Archive for the ‘cross-stitch’ Category

It was a gorgeous fall day here in Cincinnati: near 70 degrees and sunny, a bit breezy but it made the swirling leaves really interesting.

Diamondqueen and the Hooligans decided  to hang out at home, so Mom and I made plans for a restaurant and activities that we normally can’t pursue with Hooligans in tow. We decided on lunch at The Grand Finale in Glendale, preceded by a visit to a nearby needlework store, Stitches. (As I was getting out of the car, my old friend Holly drove up, which was a pleasant surprise for both of us.)

I’ve been looking all fall for certain patterns of black fabric. I’ve been working on a cross-stitch picture in three panels of the Headless Horseman; when it’s done I’m thinking of making it into a kind of art quilt, maybe even something with a headstone motif at the top. So I’ve been hunting for black fabric that’s marbled with gray and has a some movement. I purchased a few fat quarters on our recent trip to Holmes Co. in the quilt shops up there, but I still wasn’t satisfied.

I found what I was looking for at the Stitches shop, plus I bought a bag of pearl cotton skeins in various colors. Then, on to lunch!

I have a favorite dish at Grand Finale – chicken ginger, a pounded chicken breast, marinated, with a walnut and ginger topping; a salad with house dressing (their salads always taste so fresh); and a spinach crepe on the side. I’m tempted by other dishes, but I know this is the only place I can get this particular meal, and we seem to make it to Grand Finale only about twice a year, so it’s hard to break out of my pattern.

We got to sit in the main dining room, where antiquity and Victorian opulence are abundant, in one of the small window tables that overlook the street and window boxes full of pink geraniums and, oddly, some wine bottle corks. (If you look at the photo on the bottom left of the restaurant’s website, our table was the last one along the windows before the glass room divider with the painting hung in front of it and the big stained glass piece just beyond.) Mom always orders the chicken ginger as well, and the servers always joke that we’re making it too easy for them. We certainly enjoyed our meal.

After that we drove up to Moeller High School for an antique show. Some days you just can’t stop spending money. I bought several old crochet hooks with very tiny hooks (one had to be even smaller than a size 14), two little metal Christmas bells just like the one I got for St. Nicholas when I was in second grade (and completely cherished), a big metal wall hanging of a  horse head inside a horseshoe for Mom for Christmas (yes, I showed it to her first, so I’m not ruining a surprise), and a large Ziplock bag filled with vintage needlework items: spools of thread, old buttons, crochet cotton, and other goodies.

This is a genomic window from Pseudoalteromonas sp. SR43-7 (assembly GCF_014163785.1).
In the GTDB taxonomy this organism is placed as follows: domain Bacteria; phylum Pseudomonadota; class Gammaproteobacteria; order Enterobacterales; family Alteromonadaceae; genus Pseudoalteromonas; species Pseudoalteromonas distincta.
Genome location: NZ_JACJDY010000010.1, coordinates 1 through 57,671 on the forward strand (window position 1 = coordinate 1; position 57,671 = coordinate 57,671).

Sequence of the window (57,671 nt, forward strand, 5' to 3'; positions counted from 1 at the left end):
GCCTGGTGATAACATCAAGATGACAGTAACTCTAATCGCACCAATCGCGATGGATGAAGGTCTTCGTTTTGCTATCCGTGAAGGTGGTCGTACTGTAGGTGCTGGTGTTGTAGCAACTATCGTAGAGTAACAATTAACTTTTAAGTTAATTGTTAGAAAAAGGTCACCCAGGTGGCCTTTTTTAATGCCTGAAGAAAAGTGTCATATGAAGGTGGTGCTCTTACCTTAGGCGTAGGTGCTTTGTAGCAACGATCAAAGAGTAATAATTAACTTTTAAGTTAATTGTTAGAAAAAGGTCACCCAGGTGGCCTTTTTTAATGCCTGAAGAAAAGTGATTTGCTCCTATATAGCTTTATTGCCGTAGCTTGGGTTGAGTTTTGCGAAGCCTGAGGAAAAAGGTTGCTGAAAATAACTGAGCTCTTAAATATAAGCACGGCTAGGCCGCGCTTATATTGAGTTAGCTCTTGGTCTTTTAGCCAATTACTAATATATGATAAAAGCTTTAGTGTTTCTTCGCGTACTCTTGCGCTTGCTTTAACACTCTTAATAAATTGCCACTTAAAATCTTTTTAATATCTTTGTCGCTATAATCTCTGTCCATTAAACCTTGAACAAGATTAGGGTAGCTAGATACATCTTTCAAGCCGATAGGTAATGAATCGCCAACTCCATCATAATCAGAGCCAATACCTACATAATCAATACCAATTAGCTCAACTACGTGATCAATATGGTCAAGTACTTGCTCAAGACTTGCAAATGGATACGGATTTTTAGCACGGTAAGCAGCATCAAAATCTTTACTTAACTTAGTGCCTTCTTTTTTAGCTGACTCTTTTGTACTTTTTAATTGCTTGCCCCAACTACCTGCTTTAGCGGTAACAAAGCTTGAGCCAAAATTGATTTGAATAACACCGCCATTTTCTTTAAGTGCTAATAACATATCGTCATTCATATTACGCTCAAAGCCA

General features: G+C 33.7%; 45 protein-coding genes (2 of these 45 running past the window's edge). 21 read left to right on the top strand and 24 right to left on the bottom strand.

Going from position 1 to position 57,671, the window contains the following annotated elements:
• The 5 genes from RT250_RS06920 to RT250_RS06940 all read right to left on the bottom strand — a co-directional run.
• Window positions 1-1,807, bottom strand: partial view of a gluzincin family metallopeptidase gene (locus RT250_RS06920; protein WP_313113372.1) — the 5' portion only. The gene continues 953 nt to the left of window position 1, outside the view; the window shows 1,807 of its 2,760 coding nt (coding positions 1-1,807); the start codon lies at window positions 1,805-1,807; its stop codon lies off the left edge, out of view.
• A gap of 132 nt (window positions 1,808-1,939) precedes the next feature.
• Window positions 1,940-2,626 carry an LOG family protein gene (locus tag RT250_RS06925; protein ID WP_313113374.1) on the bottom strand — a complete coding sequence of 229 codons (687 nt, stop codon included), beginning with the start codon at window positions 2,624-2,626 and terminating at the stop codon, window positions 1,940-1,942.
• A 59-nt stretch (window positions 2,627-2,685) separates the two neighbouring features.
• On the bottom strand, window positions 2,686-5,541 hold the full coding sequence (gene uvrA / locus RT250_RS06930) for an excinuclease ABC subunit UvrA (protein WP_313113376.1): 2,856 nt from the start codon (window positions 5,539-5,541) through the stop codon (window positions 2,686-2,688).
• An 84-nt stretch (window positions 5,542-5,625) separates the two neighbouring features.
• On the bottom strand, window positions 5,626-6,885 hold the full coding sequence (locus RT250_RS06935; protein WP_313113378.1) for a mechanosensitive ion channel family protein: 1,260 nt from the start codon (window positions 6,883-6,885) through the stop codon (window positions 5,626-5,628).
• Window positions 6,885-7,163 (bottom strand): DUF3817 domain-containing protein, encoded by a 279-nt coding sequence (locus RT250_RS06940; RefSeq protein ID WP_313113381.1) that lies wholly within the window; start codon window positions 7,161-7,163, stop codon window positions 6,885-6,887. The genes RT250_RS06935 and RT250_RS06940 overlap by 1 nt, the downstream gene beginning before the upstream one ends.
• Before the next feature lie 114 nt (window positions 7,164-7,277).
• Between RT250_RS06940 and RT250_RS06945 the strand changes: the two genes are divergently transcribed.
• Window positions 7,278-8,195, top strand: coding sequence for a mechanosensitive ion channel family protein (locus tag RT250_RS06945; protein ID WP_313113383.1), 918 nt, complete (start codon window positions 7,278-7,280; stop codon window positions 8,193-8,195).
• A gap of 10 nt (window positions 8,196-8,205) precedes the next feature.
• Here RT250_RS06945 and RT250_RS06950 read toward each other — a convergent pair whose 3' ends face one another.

It was the kind of can’t-beat-it day that makes you say, “Life is good!” and mean it.


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I just found out this week that there’s no longer going to be a Cross Stitch and Needle Arts section at MyCraftivity; consequently, no more free cross stitch patterns. Too bad! It looks like this week’s project (a celtic design for a trinket box lid insert) is still up. Since I’m not working on MyCraftivity in an official capacity any longer, I don’t know if someone will eventually take this project down or not. So go check it out while you can.

Since I wasn’t at the meeting where the changes were announced (I was out at a photo shoot with an author), I don’t have the in-depth details. Someone did come by and talk to me about it a little after I questioned it (no one bothered to tell me my team had been disbanded…gee…). There’s a lot of rethinking and redesigning of the site going to happen. A really interesting development is the offering of downloadable project instructions and patterns sold from the MyCraftivity Shop. Their first offerings are some great-looking knitting, crocheting, and felting projects, running from $4 to $6 per project. They’ll be adding more over time from F+W’s and Krause’s craft and needlework books, so check back often, there are sure to be some wonderful things for sale at a very affordable price.